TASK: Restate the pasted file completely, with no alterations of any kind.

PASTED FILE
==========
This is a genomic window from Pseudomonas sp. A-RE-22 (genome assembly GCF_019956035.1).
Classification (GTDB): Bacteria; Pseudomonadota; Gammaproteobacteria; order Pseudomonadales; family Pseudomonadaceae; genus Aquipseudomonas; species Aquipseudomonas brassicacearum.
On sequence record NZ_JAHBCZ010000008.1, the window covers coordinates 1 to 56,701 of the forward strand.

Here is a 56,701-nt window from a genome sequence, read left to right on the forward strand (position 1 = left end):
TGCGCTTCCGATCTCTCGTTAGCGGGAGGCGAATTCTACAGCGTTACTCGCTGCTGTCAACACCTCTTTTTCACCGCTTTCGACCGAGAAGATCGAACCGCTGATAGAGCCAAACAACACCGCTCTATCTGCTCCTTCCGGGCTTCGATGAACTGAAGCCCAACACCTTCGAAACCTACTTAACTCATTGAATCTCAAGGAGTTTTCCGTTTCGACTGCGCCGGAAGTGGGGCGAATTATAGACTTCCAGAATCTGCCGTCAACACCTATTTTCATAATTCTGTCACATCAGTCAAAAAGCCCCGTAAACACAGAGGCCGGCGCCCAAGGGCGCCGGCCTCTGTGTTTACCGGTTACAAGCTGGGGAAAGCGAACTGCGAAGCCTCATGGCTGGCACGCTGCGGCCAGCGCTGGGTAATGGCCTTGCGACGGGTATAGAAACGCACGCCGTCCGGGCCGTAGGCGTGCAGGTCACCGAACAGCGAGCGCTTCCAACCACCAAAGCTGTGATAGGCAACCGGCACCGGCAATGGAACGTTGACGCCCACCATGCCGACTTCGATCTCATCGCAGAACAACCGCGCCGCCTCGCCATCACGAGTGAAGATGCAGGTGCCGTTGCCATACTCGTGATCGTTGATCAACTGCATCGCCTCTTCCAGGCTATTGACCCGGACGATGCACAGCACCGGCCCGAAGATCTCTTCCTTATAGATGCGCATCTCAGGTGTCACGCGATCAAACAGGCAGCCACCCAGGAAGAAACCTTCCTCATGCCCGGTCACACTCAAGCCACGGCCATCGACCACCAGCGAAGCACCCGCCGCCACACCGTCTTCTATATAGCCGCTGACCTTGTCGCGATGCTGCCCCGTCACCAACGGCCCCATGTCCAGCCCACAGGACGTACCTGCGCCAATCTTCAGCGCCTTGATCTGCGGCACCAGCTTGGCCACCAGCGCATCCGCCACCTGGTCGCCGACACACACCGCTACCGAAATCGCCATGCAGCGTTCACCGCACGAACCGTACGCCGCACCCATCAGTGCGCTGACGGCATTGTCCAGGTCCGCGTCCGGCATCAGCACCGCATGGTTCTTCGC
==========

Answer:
This is a genomic window from Pseudomonas sp. A-RE-22 (genome assembly GCF_019956035.1).
Classification (GTDB): Bacteria; Pseudomonadota; Gammaproteobacteria; order Pseudomonadales; family Pseudomonadaceae; genus Aquipseudomonas; species Aquipseudomonas brassicacearum.
On sequence record NZ_JAHBCZ010000008.1, the window covers coordinates 1 to 56,701 of the forward strand.

Here is a 56,701-nt window from a genome sequence, read left to right on the forward strand (position 1 = left end):
TGCGCTTCCGATCTCTCGTTAGCGGGAGGCGAATTCTACAGCGTTACTCGCTGCTGTCAACACCTCTTTTTCACCGCTTTCGACCGAGAAGATCGAACCGCTGATAGAGCCAAACAACACCGCTCTATCTGCTCCTTCCGGGCTTCGATGAACTGAAGCCCAACACCTTCGAAACCTACTTAACTCATTGAATCTCAAGGAGTTTTCCGTTTCGACTGCGCCGGAAGTGGGGCGAATTATAGACTTCCAGAATCTGCCGTCAACACCTATTTTCATAATTCTGTCACATCAGTCAAAAAGCCCCGTAAACACAGAGGCCGGCGCCCAAGGGCGCCGGCCTCTGTGTTTACCGGTTACAAGCTGGGGAAAGCGAACTGCGAAGCCTCATGGCTGGCACGCTGCGGCCAGCGCTGGGTAATGGCCTTGCGACGGGTATAGAAACGCACGCCGTCCGGGCCGTAGGCGTGCAGGTCACCGAACAGCGAGCGCTTCCAACCACCAAAGCTGTGATAGGCAACCGGCACCGGCAATGGAACGTTGACGCCCACCATGCCGACTTCGATCTCATCGCAGAACAACCGCGCCGCCTCGCCATCACGAGTGAAGATGCAGGTGCCGTTGCCATACTCGTGATCGTTGATCAACTGCATCGCCTCTTCCAGGCTATTGACCCGGACGATGCACAGCACCGGCCCGAAGATCTCTTCCTTATAGATGCGCATCTCAGGTGTCACGCGATCAAACAGGCAGCCACCCAGGAAGAAACCTTCCTCATGCCCGGTCACACTCAAGCCACGGCCATCGACCACCAGCGAAGCACCCGCCGCCACACCGTCTTCTATATAGCCGCTGACCTTGTCGCGATGCTGCCCCGTCACCAACGGCCCCATGTCCAGCCCACAGGACGTACCTGCGCCAATCTTCAGCGCCTTGATCTGCGGCACCAGCTTGGCCACCAGCGCATCCGCCACCTGGTCGCCGACACACACCGCTACCGAAATCGCCATGCAGCGTTCACCGCACGAACCGTACGCCGCACCCATCAGTGCGCTGACGGCATTGTCCAGGTCCGCGTCCGGCATCAGCACCGCATGGTTCTTCGC